My ex-husband was stunned. “I never thought I would say this, but you want sex way too often.” He had low libido at the onset of our relationship. A few years in, he told me that he was “trisexual,” which he would use to mean that threesomes were his sexual orientation and that monogamy was a large compromise. We went long stretches without sex because of this. While normally we might have sex a couple of times a month, one dry spell lasted over a year. I stayed physically faithful to him (although I was tempted to cheat and did have emotional online affairs). We later opened our marriage, something I was reluctant to do because of how unstable and disrespectful my former experiences with non-monogamy were. But when I discovered very responsible and mature friends of ours were having luck with polyamory, I agreed to give it a try.
Poly didn’t easily satiate me either. Even when I had 2 girlfriends, a husband, and a boyfriend, I didn’t actually feel sexually satisfied until I added the fifth partner: Justin. Who is on the cusp of hype himself. Although not quite.
Especially during the period when I was only dating him, I even heard a bit of weariness from Justin over my sexual focus, “I said love. Why does that always translate to something sexual with you?”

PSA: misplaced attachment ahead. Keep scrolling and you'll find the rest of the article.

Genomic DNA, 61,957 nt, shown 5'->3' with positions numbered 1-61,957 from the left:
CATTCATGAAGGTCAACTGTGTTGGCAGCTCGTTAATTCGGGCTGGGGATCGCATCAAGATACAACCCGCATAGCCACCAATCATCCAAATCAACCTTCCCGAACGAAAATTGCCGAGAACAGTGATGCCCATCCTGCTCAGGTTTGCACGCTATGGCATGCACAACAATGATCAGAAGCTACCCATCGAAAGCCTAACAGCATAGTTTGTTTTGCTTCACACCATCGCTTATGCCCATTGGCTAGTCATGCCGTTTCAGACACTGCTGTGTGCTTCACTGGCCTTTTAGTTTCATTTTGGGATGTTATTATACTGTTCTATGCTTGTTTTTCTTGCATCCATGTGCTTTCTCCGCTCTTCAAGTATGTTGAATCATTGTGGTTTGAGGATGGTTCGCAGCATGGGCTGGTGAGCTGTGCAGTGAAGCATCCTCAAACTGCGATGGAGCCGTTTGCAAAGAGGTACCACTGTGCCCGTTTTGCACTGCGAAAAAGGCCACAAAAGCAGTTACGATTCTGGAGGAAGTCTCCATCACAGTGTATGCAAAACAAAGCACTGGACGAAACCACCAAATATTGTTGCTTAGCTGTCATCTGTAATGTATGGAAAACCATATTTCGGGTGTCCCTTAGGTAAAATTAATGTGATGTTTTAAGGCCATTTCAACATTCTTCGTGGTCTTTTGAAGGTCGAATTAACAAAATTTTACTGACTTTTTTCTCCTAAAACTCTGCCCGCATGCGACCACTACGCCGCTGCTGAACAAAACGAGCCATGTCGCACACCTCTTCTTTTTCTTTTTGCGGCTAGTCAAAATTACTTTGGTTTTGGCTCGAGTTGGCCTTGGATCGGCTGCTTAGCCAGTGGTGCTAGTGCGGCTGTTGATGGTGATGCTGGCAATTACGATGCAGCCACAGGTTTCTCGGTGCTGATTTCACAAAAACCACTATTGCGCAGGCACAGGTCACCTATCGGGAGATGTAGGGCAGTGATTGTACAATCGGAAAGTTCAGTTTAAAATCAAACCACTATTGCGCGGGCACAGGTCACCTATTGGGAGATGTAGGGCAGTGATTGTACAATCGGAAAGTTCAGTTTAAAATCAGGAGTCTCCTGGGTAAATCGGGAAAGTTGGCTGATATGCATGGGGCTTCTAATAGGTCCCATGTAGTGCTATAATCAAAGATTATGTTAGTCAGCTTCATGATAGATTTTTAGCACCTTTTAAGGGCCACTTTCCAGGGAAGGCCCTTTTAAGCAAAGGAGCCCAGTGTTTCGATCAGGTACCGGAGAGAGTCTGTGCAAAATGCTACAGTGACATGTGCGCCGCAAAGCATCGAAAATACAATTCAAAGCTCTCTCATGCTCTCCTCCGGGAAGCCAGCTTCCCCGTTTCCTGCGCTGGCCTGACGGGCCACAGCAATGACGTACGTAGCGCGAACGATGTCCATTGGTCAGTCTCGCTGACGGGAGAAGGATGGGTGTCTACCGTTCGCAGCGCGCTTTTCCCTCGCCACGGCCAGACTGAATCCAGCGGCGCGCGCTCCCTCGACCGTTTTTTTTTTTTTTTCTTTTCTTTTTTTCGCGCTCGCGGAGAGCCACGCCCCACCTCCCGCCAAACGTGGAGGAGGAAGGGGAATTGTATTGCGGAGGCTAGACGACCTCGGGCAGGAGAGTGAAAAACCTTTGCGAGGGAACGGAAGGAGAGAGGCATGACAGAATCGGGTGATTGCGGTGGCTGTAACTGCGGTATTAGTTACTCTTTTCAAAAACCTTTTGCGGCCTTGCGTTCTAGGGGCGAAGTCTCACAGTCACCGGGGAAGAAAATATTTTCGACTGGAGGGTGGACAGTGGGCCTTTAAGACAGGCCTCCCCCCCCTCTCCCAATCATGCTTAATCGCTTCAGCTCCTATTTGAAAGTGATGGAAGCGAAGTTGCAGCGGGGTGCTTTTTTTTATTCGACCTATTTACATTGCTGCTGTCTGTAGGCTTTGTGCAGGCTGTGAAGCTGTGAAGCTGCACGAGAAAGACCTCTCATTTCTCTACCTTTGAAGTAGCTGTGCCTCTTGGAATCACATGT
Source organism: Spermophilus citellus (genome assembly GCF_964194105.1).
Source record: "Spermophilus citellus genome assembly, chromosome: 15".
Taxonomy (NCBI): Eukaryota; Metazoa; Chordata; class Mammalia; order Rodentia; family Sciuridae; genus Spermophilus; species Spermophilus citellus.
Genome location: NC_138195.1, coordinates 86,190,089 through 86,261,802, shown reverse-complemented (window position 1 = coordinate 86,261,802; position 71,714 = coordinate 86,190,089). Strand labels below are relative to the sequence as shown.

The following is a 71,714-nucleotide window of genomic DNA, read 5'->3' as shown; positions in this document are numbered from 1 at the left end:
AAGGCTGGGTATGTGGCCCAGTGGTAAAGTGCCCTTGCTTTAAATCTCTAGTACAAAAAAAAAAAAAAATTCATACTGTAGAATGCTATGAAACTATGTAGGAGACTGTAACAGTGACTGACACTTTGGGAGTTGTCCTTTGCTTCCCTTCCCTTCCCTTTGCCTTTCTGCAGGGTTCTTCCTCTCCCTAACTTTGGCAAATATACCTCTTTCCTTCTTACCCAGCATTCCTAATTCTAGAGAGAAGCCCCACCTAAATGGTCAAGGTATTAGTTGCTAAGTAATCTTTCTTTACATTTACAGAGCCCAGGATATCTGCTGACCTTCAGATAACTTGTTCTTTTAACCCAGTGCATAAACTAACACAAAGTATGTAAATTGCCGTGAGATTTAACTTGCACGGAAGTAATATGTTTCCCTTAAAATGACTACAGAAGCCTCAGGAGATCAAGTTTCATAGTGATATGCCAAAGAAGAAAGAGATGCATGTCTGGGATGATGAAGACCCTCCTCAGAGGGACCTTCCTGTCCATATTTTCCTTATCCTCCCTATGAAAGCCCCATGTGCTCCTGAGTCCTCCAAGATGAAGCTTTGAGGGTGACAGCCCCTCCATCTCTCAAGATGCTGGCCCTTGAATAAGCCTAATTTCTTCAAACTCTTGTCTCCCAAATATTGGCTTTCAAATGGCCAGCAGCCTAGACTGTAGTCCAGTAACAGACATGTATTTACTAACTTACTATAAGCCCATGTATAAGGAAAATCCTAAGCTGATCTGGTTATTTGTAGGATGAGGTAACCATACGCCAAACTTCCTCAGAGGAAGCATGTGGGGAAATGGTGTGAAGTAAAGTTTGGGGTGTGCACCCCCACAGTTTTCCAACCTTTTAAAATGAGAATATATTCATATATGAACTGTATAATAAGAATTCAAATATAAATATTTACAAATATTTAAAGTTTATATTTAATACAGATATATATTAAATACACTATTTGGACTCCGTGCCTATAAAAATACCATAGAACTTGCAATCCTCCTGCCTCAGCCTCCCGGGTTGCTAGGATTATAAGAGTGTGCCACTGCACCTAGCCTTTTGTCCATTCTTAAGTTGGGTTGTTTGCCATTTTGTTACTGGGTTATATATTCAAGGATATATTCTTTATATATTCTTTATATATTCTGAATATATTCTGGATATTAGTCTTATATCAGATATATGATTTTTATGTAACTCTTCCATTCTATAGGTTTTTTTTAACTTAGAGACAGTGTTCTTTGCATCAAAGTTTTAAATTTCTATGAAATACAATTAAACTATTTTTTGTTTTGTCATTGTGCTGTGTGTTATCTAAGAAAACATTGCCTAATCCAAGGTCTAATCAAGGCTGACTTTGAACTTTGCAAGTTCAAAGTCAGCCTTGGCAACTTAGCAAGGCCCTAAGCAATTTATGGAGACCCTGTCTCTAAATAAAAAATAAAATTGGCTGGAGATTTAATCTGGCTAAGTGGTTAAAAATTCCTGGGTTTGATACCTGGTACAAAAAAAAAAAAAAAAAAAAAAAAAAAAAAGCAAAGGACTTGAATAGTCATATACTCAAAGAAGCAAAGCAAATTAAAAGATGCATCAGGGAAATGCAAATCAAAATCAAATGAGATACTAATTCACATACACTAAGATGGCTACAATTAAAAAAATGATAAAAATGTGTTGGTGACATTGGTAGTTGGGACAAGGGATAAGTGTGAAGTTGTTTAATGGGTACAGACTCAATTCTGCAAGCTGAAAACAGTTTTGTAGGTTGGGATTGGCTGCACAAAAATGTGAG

How I’ve Adapted to the Hype
It has been a long road of trial and error. Delaying gratification.
Sexual side effects from antidepressants helped. Once it became near-impossible to orgasm, I started to gain control. I learned to push myself mentally up over the hurdle in order to climax. And I found that I could use the same “pushing-up” trick to push myself back from arousal and calm my libido down. Most of the time anyway. Took lots of practice. Got slowly better. And I’m still learning.
I also have a list of things I can think of to instantly turn myself off. This is a risky tactic though because a few of them have turned into weird fetishes.